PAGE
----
Commentary: The Hope Diner, where today is just like it was yesterday

Posted 7/29/21

Of late, I am weekly dismayed to read about what some consider the inhospitable treatment in our once neighborly, bucolic town. By all appearances it remains the very charming place in which I was …

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Commentary: The Hope Diner, where today is just like it was yesterday

Posted

Of late, I am weekly dismayed to read about what some consider the inhospitable treatment in our once neighborly, bucolic town. By all appearances it remains the very charming place in which I was born, bred, raised a family, and thrived. It is truly disheartening to see conflict, animosity, and ill will in a place which for me has always exuded tranquility, serenity, safety, and scenic beauty.

Some of my favorite locations growing up were the grassy knoll at the foot of Walley Street, another at the foot of Union Street, the Town Beach before it became Colt State Park, Bristol Ferry before it became Roger Williams University, and downtown where we visited the original Rogers Free Library, a Five-and-Dime next to the post office, Duffy’s newspaper and magazine store run by Ed and Lenora Costa, next to Caron’s Jewelers. As kids, we were enticed by a record store on lower Bradford Street near The Phoenix office where my first purchase was “How Much Is That Doggy in the Window?”

Of course, all those of a certain age remember the Pastime Theater, where for the purchase of a 20-cent ticket from Ms. Osterberg, one could gain entrance to the Saturday matinee following a 15-minute Western serial featuring our favorite gunslingers. Headed south from the eastern corner of Hope and State streets, we could get an ice cream float at Buffington’s Pharmacy, where locals also paid their electric and water bills in cash. Next door was Alger’s newsstand, run by Mr. Celone, offering an assortment of comic books, candy, magazines, cigarettes, and toys; then Connery’s Jeweler, next to the YMCA. Downtown was the place to be, and we traveled there on foot or by bicycle.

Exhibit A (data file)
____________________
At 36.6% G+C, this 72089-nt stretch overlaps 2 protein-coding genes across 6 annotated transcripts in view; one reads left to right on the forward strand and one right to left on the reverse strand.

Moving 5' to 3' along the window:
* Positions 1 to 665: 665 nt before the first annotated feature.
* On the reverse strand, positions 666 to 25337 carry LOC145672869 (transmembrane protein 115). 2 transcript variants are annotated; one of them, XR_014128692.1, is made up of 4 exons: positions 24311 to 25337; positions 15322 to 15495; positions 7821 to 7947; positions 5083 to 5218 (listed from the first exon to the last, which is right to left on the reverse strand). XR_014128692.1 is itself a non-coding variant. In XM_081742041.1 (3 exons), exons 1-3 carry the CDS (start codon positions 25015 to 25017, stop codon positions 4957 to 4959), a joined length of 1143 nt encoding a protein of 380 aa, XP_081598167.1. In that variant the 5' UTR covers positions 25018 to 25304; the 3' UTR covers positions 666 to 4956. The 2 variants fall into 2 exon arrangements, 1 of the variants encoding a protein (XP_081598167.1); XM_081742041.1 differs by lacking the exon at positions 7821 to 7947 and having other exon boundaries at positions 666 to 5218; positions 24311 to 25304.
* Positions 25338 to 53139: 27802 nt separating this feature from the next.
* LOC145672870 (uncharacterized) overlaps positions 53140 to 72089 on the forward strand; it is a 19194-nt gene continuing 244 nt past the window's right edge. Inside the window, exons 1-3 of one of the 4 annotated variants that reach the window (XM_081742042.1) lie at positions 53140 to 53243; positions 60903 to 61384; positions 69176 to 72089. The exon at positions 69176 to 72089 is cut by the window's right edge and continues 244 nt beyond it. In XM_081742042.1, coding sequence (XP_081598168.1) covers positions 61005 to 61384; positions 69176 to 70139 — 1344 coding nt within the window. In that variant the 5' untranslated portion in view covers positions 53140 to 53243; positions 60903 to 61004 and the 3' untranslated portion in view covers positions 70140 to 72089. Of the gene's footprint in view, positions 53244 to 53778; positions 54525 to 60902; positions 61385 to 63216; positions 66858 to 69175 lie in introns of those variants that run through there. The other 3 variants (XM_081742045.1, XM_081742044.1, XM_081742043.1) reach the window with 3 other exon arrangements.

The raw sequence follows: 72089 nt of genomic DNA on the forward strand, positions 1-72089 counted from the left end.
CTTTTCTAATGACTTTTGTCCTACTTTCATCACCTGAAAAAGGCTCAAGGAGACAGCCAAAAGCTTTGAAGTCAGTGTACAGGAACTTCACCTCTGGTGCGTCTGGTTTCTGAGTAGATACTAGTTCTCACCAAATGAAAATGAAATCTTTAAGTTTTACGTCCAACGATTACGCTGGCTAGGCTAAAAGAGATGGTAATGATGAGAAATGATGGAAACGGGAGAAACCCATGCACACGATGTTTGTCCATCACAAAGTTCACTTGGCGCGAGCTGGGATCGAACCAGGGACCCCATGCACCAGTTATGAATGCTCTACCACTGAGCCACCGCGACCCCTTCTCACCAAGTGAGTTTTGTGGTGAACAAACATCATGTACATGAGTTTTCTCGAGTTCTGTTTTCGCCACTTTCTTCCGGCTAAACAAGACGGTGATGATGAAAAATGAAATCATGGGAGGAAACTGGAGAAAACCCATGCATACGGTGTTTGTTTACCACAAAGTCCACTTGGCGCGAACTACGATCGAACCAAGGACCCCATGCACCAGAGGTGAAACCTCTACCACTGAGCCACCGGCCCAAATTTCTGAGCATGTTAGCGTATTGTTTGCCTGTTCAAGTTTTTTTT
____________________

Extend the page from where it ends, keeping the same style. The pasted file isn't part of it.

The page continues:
It was a truly delightful town in which to reside, where shopkeepers welcomed you by name with a smile and friendly chit-chat. Shoplifting was unheard of since you considered the likeable owners friends. It was a genuine slice of Americana; Mayberry had nothing on us.

What ever happened? I yearn for the Bristol of yesteryear where everyone seemed to know and like each other. We looked forward to the weekly Phoenix, and I don’t recall that editor Bosworth ever saw the likes of the acrid letters and antagonistic commentaries that appear today. The most outspoken critic at the time was a woman named Vasta Ruggiero, who had plenty to say but was highly respected by many for whom she spoke. People who disagreed maintained respect for each other and were much more tolerant and polite in their expression of their views. Civility prevailed.

There will be those who will dismiss my nostalgia as naïve, or my vision of Bristol as viewed through “rose-colored glasses.” Nevertheless, I will provide an example of one place where Bristol still maintains the atmosphere that I remember.

This week and last week I stopped for lunch at the Hope Diner, as casual a place as it gets. As I was waiting to be served, Frank at the next table began telling me about his heart issues, his children, their relocations and successful current jobs.  A local lawyer sitting at the counter turned as I recommended a documentary on Netflix to comment on how much he enjoyed it, then came over to tell me about the status of his adopted daughter. We both fondly recalled my late uncle and aunt who doted on her when she first arrived in the U.S.

I forgot to mention that upon my entrance, I had been greeted warmly and embraced by Donna, a childhood friend whose mother had worked for mine as a housekeeper many years ago. She fondly recalled that the relationship between our moms was not that of employer and employee, but rather good friends; my mother stopping to make lunch for both of them at noon. Bristol was not then a divided town of resentments between the “haves and the have-nots,” rather Bristolians cooperated and worked together for the benefit of both.

The week before, a gentleman named Richard approached my table, having read my letter published that week in the Providence Journal in support of Trump’s policies. “I don’t like Trump,” he declared. I reminded him that one did not have to champion the man to still favor his policies that made our country stronger and safer. He retorted that he did not like his policies either. Obviously, we were on very different waves of the political spectrum, but we did not allow it to divide us. He took a seat, and we proceeded to talk about our childhood in Bristol, the fun and good times we had, our families who lived in the same neighborhood.

In these exchanges, I find the Bristol I remember. Here at the Hope, patrons chat amiably across tables. Noisy when there is a full house, although the volume may be loud, the tone is always friendly, with much good-natured joking and laughter. All are welcome and accepted. Though certainly not fine dining by any measure, it provides local color as well as entertainment with the owner Laureen on the grill shouting orders back and forth to the cook in the kitchen. There are real people here, getting their daily sustenance as well as a few laughs, in addition to a slap or two on the back or shoulder. There is no hostility, no recriminations, no rivalry.

In this most unlikely of places, Bristolian camaraderie is on full view.

Donna Bruno
Bruno

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